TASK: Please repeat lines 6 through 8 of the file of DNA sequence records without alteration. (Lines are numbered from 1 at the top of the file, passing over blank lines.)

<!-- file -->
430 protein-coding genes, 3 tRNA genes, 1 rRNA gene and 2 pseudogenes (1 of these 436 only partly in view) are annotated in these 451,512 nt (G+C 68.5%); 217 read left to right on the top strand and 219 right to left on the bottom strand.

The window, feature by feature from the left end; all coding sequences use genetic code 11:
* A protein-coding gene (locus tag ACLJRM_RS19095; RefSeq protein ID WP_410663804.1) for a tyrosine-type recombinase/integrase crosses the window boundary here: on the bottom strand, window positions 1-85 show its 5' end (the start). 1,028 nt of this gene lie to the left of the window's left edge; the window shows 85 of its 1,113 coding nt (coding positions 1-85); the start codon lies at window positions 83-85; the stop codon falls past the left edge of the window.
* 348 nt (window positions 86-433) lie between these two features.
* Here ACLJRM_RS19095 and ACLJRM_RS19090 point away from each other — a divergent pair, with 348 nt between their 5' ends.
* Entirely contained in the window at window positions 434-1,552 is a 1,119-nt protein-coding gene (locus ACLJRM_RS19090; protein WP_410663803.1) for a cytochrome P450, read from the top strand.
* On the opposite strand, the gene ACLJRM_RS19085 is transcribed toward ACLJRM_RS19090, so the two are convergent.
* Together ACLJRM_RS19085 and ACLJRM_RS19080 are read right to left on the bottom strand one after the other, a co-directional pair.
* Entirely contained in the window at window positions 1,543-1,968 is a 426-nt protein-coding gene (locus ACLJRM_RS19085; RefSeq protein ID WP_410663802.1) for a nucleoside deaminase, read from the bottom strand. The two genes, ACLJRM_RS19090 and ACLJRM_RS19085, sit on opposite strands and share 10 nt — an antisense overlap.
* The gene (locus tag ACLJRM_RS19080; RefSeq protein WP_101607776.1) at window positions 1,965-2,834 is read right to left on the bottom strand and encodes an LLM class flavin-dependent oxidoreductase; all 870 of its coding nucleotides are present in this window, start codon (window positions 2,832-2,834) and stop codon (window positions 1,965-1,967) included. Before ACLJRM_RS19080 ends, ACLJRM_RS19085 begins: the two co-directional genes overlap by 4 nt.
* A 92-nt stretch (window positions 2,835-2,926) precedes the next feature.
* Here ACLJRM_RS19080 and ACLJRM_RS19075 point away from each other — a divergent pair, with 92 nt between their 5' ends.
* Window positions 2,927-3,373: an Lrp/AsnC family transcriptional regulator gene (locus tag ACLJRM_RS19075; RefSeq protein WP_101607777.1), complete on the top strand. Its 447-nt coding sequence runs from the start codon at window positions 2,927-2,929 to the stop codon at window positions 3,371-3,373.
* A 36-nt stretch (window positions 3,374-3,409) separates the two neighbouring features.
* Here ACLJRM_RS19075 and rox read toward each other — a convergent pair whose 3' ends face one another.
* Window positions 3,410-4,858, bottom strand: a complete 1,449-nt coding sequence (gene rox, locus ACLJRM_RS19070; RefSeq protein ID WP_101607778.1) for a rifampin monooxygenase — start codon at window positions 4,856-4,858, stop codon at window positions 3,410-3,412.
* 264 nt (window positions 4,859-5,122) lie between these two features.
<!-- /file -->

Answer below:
* Entirely contained in the window at window positions 434-1,552 is a 1,119-nt protein-coding gene (locus ACLJRM_RS19090; protein WP_410663803.1) for a cytochrome P450, read from the top strand.
* On the opposite strand, the gene ACLJRM_RS19085 is transcribed toward ACLJRM_RS19090, so the two are convergent.
* Together ACLJRM_RS19085 and ACLJRM_RS19080 are read right to left on the bottom strand one after the other, a co-directional pair.